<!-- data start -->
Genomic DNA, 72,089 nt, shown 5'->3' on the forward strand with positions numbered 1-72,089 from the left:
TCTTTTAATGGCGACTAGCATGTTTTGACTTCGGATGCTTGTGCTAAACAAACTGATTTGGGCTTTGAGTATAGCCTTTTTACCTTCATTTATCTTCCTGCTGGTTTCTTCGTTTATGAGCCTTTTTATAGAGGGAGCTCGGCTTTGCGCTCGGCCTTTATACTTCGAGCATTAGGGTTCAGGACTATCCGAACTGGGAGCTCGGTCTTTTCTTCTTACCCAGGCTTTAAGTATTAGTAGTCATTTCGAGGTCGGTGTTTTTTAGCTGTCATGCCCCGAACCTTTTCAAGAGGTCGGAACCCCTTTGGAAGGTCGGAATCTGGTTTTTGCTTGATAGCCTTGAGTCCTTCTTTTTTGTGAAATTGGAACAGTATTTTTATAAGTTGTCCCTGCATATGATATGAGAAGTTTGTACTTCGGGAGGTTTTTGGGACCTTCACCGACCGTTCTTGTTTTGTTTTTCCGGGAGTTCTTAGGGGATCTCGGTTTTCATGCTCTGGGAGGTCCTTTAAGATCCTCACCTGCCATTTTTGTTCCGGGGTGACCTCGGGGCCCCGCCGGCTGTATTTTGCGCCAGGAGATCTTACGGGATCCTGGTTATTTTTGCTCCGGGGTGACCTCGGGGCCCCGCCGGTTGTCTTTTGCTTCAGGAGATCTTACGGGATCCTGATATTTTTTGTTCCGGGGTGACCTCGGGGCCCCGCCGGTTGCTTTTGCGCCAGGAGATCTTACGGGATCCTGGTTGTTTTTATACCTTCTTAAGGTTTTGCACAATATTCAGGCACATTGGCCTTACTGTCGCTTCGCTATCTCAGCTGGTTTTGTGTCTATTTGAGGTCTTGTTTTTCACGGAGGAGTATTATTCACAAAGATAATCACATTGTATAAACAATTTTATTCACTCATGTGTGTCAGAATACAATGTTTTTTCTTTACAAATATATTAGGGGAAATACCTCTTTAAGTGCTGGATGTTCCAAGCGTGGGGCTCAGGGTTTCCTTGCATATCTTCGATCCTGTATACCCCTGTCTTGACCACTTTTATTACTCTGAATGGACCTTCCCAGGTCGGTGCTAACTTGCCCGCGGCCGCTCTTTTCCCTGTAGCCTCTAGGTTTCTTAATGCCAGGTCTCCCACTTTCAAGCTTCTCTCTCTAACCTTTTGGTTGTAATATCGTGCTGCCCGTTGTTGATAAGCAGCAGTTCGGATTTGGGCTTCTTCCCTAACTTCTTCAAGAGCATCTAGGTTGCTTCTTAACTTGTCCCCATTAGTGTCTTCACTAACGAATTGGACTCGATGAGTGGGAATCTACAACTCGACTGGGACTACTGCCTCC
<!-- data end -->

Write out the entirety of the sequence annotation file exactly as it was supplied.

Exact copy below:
Genomic DNA, 72,089 nt, shown 5'->3' on the forward strand with positions numbered 1-72,089 from the left:
TCTTTTAATGGCGACTAGCATGTTTTGACTTCGGATGCTTGTGCTAAACAAACTGATTTGGGCTTTGAGTATAGCCTTTTTACCTTCATTTATCTTCCTGCTGGTTTCTTCGTTTATGAGCCTTTTTATAGAGGGAGCTCGGCTTTGCGCTCGGCCTTTATACTTCGAGCATTAGGGTTCAGGACTATCCGAACTGGGAGCTCGGTCTTTTCTTCTTACCCAGGCTTTAAGTATTAGTAGTCATTTCGAGGTCGGTGTTTTTTAGCTGTCATGCCCCGAACCTTTTCAAGAGGTCGGAACCCCTTTGGAAGGTCGGAATCTGGTTTTTGCTTGATAGCCTTGAGTCCTTCTTTTTTGTGAAATTGGAACAGTATTTTTATAAGTTGTCCCTGCATATGATATGAGAAGTTTGTACTTCGGGAGGTTTTTGGGACCTTCACCGACCGTTCTTGTTTTGTTTTTCCGGGAGTTCTTAGGGGATCTCGGTTTTCATGCTCTGGGAGGTCCTTTAAGATCCTCACCTGCCATTTTTGTTCCGGGGTGACCTCGGGGCCCCGCCGGCTGTATTTTGCGCCAGGAGATCTTACGGGATCCTGGTTATTTTTGCTCCGGGGTGACCTCGGGGCCCCGCCGGTTGTCTTTTGCTTCAGGAGATCTTACGGGATCCTGATATTTTTTGTTCCGGGGTGACCTCGGGGCCCCGCCGGTTGCTTTTGCGCCAGGAGATCTTACGGGATCCTGGTTGTTTTTATACCTTCTTAAGGTTTTGCACAATATTCAGGCACATTGGCCTTACTGTCGCTTCGCTATCTCAGCTGGTTTTGTGTCTATTTGAGGTCTTGTTTTTCACGGAGGAGTATTATTCACAAAGATAATCACATTGTATAAACAATTTTATTCACTCATGTGTGTCAGAATACAATGTTTTTTCTTTACAAATATATTAGGGGAAATACCTCTTTAAGTGCTGGATGTTCCAAGCGTGGGGCTCAGGGTTTCCTTGCATATCTTCGATCCTGTATACCCCTGTCTTGACCACTTTTATTACTCTGAATGGACCTTCCCAGGTCGGTGCTAACTTGCCCGCGGCCGCTCTTTTCCCTGTAGCCTCTAGGTTTCTTAATGCCAGGTCTCCCACTTTCAAGCTTCTCTCTCTAACCTTTTGGTTGTAATATCGTGCTGCCCGTTGTTGATAAGCAGCAGTTCGGATTTGGGCTTCTTCCCTAACTTCTTCAAGAGCATCTAGGTTGCTTCTTAACTTGTCCCCATTAGTGTCTTCACTAACGAATTGGACTCGATGAGTGGGAATCTACAACTCGACTGGGACTACTGCCTCC